The Girl has Become a Giant in Architecture
What you need to know:
- Department of Architecture and Building Science at the University of Nairobi started in the 1950s, with severe gender disparities.
- In 2020, the Department has 187 female students and 12 female lecturers.
- Prior to that, it was common to find classes with no female students, especially in the 1970s and 1980s.
- The first Kenyan female lecturer joined the department in 2008 as a tutorial fellow, breaking years of male prevalence.
The Department of Architecture and Building Science at the University of Nairobi is among the oldest at the institution of higher learning, having begun as Royal Technical College in the late 1950s.
In spite of this, the department had severe gender disparities for decades until the turn of the millennium when this begun to change. As a result of deliberate efforts among the teaching staff, the department now boasts a near 1:2 gender ratio, a huge leap from lows of up to 0:1, in favour of men.
“Female architects were very rare when I joined the Department of Architecture in 1997,” Dr Margaret Macharia, a lecturer at the department says.
Only two female students had been admitted into her First Year class of 27. Then, the entire department had less than 10 female students out of about 170.
“There were no female lecturers, and the only female architects I ever encountered were wives of my lecturers,” she adds.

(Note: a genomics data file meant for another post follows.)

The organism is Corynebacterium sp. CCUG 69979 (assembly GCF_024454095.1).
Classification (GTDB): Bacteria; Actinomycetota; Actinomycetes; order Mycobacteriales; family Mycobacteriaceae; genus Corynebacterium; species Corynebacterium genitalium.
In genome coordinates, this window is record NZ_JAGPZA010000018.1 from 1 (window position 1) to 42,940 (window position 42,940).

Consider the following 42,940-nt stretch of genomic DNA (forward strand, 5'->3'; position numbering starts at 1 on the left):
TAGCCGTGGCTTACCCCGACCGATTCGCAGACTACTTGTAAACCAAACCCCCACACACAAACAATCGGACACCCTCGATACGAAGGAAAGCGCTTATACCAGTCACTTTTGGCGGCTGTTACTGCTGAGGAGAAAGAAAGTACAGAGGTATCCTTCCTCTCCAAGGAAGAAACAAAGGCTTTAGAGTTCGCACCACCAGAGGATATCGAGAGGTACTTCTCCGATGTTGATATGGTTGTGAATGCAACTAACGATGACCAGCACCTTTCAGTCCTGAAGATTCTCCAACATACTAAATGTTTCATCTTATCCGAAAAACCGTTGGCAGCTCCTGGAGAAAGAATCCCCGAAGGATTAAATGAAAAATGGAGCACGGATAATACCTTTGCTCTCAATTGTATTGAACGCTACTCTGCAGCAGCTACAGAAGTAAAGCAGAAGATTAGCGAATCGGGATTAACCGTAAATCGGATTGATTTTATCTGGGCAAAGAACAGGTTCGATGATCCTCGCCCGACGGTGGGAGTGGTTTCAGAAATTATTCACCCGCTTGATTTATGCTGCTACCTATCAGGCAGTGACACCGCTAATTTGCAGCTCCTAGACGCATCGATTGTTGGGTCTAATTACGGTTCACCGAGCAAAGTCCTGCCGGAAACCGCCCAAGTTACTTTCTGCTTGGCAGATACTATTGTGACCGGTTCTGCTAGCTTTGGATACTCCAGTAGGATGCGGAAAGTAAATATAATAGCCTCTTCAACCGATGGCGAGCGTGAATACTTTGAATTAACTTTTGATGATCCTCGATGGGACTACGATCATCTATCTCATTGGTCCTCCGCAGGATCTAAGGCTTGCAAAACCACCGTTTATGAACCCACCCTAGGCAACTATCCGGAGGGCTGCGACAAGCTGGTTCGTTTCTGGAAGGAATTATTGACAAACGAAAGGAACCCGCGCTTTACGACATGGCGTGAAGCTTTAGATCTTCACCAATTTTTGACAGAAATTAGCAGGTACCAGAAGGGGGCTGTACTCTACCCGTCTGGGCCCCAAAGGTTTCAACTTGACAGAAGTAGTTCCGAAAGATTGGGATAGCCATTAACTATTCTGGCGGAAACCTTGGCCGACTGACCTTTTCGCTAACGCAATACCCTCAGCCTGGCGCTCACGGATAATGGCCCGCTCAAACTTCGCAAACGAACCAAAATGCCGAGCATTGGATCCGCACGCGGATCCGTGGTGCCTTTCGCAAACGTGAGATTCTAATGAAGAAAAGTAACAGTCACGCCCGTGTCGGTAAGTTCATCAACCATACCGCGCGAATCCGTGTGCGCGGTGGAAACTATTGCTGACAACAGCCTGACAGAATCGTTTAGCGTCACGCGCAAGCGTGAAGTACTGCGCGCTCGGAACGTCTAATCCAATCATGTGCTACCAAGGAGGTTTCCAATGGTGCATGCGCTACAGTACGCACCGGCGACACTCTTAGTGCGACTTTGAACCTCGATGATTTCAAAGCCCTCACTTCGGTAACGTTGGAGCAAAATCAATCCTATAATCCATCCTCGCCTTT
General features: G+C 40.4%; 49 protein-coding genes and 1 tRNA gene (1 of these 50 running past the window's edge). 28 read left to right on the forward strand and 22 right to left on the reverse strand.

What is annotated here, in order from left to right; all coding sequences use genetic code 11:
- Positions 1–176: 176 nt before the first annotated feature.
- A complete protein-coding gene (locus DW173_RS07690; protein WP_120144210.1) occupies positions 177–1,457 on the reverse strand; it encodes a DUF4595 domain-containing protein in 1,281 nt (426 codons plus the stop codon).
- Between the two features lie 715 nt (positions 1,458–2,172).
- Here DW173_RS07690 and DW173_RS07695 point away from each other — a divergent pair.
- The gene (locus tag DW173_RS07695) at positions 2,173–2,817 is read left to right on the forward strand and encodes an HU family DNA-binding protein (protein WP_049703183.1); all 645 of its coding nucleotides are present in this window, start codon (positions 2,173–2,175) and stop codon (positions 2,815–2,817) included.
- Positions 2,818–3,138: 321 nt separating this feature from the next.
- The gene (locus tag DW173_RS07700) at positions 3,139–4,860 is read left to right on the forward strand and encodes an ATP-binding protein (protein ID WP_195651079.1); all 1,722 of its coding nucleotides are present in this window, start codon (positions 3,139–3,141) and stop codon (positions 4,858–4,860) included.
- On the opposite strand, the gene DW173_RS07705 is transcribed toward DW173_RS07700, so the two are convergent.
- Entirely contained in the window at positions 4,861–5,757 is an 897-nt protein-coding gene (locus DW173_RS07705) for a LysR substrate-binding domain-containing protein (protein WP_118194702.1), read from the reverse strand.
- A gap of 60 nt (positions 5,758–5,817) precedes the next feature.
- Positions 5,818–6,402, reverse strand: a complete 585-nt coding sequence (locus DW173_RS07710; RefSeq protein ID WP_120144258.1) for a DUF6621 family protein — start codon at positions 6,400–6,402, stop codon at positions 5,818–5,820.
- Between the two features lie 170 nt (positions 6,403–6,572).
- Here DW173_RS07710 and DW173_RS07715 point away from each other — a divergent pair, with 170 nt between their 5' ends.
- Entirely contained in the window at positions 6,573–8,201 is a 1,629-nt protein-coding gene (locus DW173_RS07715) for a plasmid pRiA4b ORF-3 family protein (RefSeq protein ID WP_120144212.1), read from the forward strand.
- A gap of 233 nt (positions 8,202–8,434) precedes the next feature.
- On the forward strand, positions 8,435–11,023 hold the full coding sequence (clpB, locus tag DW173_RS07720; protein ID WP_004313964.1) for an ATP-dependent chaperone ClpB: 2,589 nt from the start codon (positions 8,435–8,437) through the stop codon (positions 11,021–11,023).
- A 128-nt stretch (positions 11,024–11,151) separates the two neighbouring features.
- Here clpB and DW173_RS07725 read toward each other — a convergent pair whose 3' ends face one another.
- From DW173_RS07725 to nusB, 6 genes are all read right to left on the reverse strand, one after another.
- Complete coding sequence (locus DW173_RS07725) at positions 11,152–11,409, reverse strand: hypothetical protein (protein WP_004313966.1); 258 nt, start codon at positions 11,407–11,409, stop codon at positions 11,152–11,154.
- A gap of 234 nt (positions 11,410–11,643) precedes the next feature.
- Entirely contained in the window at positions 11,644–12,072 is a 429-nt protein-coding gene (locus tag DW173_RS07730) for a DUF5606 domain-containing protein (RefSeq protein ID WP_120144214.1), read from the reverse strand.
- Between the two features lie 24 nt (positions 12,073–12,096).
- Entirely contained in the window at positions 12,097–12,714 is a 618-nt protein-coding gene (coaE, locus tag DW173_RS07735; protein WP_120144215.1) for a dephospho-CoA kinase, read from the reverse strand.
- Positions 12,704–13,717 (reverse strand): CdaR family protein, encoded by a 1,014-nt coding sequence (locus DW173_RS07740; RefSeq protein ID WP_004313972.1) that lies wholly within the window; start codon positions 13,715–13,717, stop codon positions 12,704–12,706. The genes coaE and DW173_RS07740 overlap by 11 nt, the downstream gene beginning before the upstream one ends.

Twenty-three years later, the numbers have improved greatly. In 2020 the Department has 187 female students and 12 female lecturers.
The increase in the number of female architecture students at the University occurred rapidly from the year 2000. Prior to that, it was common to find classes with no female students, especially in the 1970s and 1980s.
In fact, in 1976, the department had no female student from First Year through to Fifth Year. Male student numbers remained stable. The few female students who joined the department fell off, or repeated classes or changed courses all together due to the length of the course.
During the earlier 7-6-3 system of education, the Architecture degree course took five years, while other undergraduate courses took three years at the university. Under the current 8-4-4 system, architecture takes six years.